induce Significado en Diccionario Cambridge Inglés Cambridge dictionaries logo
Cambridge Dictionaries online Cambridge Dictionaries online

El diccionario y el tesauro de inglés online más consultados por estudiantes de inglés.

Significado de “induce” - Diccionario Inglés

Significado de "induce" - Diccionario Inglés

See all translations

induceverb

uk   /ɪnˈdʒuːs/  us   /ɪnˈduːs/ formal
  • induce verb (PERSUADE)

[T + obj + to infinitive ] to ​persuade someone to do something: They induced her to take the ​job by ​promisingeditorialfreedom. Nothing could induce me (= I ​definitely cannot be ​persuaded) to ​climb a ​mountain/​ride a ​bike.
  • induce verb (CAUSE)

[T] to ​cause something to ​happen: Pills for ​seasickness often induce ​drowsiness.
[T] to use a ​drug to make a ​pregnant woman ​start giving ​birth: In this ​hospital, ​twins are often induced.
(Definition of induce from the Cambridge Advanced Learner's Dictionary & Thesaurus © Cambridge University Press)

Significado de "induce" - Diccionario Inglés Americano

See all translations

induceverb [T]

 us   /ɪnˈdus/
to ​persuade someone to do something, or to ​cause something to ​happen: They induced her to take the ​job by ​offering her a ​bonus.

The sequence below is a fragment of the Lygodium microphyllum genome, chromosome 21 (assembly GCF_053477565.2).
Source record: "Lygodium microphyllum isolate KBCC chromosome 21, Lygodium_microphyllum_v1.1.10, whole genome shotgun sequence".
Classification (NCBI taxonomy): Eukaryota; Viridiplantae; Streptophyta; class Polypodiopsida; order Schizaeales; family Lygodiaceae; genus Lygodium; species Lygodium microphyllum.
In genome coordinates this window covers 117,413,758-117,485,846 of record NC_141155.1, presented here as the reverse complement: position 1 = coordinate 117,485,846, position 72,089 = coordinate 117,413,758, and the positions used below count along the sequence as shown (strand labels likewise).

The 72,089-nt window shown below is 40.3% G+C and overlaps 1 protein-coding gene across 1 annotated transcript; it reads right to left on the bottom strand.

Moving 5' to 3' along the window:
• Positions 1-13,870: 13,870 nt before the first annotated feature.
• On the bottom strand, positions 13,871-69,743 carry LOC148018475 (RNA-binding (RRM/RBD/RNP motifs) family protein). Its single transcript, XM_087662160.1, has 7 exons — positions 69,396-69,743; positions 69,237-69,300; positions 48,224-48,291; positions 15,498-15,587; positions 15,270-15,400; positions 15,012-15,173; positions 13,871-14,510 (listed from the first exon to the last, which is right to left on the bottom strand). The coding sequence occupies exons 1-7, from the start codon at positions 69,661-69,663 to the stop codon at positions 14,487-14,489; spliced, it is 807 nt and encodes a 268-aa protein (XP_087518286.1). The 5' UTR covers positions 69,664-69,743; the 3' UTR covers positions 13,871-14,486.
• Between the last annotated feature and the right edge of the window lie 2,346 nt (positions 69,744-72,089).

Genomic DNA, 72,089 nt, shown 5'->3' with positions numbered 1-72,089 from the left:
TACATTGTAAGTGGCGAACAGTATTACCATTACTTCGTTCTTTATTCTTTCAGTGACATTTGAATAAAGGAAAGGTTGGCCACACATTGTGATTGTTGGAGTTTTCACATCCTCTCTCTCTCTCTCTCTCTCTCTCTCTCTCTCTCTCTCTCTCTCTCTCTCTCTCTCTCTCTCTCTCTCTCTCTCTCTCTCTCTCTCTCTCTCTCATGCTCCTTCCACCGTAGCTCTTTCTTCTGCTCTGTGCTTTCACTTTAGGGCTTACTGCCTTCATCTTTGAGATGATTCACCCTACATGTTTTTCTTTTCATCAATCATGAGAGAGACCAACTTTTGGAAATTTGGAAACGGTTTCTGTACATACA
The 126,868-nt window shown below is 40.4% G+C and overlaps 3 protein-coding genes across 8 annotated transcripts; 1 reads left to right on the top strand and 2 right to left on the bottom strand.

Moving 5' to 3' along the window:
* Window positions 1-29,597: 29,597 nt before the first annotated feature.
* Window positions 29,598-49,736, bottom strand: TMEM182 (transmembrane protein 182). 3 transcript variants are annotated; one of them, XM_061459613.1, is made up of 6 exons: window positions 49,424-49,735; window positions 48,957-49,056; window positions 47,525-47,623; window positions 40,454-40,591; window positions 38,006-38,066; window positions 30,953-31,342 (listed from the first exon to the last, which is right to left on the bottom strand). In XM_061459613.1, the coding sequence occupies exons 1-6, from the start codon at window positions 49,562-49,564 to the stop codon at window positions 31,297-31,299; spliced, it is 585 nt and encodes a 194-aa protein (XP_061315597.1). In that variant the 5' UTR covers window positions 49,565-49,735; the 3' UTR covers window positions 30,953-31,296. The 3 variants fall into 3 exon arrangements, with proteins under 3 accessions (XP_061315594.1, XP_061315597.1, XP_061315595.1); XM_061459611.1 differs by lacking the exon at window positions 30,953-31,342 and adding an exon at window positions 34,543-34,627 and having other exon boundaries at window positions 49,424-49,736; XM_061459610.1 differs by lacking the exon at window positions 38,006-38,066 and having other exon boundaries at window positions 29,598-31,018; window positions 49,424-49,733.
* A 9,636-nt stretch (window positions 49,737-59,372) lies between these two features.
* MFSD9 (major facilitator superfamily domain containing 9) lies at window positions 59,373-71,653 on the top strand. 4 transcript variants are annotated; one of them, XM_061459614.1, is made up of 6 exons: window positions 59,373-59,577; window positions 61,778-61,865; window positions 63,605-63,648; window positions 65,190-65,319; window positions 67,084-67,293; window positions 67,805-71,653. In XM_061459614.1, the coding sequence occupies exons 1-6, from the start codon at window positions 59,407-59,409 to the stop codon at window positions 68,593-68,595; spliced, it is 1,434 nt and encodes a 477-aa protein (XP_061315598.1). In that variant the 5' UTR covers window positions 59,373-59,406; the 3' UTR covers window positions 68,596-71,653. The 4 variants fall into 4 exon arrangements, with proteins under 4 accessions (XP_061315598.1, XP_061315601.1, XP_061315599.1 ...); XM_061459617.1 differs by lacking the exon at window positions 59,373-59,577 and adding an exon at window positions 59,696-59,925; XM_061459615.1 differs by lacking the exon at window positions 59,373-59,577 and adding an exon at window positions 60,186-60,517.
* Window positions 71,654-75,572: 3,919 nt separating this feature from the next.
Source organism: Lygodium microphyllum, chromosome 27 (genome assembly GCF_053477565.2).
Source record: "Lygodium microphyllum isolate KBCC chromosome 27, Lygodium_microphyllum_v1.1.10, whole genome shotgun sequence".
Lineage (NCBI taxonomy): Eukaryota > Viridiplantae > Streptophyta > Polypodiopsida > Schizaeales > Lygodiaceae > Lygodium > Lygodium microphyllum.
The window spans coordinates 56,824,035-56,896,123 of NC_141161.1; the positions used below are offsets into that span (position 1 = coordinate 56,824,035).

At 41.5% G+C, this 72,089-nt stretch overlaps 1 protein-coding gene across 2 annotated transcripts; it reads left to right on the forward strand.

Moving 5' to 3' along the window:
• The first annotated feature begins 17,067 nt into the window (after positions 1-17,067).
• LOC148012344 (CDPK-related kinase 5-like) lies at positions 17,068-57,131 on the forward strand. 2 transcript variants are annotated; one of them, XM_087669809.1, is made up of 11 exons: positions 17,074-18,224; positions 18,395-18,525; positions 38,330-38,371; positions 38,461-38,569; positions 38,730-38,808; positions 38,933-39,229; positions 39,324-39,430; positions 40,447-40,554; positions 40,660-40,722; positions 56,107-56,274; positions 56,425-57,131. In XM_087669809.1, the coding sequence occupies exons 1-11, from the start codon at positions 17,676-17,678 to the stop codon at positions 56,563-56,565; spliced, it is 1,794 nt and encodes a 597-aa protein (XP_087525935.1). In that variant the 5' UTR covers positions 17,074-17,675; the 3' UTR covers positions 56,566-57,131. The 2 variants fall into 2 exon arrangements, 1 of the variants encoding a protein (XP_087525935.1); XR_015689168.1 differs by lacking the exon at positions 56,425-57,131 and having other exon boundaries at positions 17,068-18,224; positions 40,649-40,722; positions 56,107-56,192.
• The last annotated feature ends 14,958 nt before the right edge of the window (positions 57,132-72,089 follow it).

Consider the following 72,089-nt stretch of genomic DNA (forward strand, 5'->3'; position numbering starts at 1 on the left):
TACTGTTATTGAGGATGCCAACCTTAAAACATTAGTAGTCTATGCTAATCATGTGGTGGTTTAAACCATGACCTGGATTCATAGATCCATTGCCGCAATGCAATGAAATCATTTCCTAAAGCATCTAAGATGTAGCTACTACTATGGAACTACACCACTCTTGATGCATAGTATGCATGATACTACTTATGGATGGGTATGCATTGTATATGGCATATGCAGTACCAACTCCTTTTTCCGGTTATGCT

If ​doctors induce ​labor, they ​cause a ​baby to be ​born before ​itsnaturaltime.
inducement
noun [C]  us   /ɪnˈdus·mənt/
If you ​want me to ​stay, you’re going to have to ​offer me some inducement.
(Definition of induce from the Cambridge Academic Content Dictionary © Cambridge University Press)

Significado de "induce" - Diccionario Inglés para los negocios

See all translations

induceverb [T]

uk   us   /ɪnˈdjuːs/
to make something ​happen or to persuade someone to do something: The ​aim of ​advertising is to induce ​brandloyalty.induce sb to do sth Salesmen may make untrue ​statements to ​try to induce you to ​buy the ​product.
(Definition of induce from the Cambridge Business English Dictionary © Cambridge University Press)
Más sobre la pronunciación de induce
Add Cambridge dictionaries to your browser to your website

“induce” in British English

“induce” in American English

There, their and they’re – which one should you use?
There, their and they’re – which one should you use?
by ,
April 27, 2016
by Liz Walter If you are a learner of English and you are confused about the words there, their and they’re, let me reassure you: many, many people with English as their first language share your problem! You only have to take a look at the ‘comments’ sections on the website of, for example, a popular

Aprende más 

Palabra del día

sample

a small amount of something that shows you what the rest is or should be like

Palabra del día

bio-banding noun
bio-banding noun
April 25, 2016
in sport, grouping children according to their physical maturity rather than their age ‘When we’re grouping children for sports, we do it by age groups, but the problem is that, within those age groups, we get huge variations in biological age,’ said Dr Sean Cumming, senior lecturer at the University of Bath’s department for

Aprende más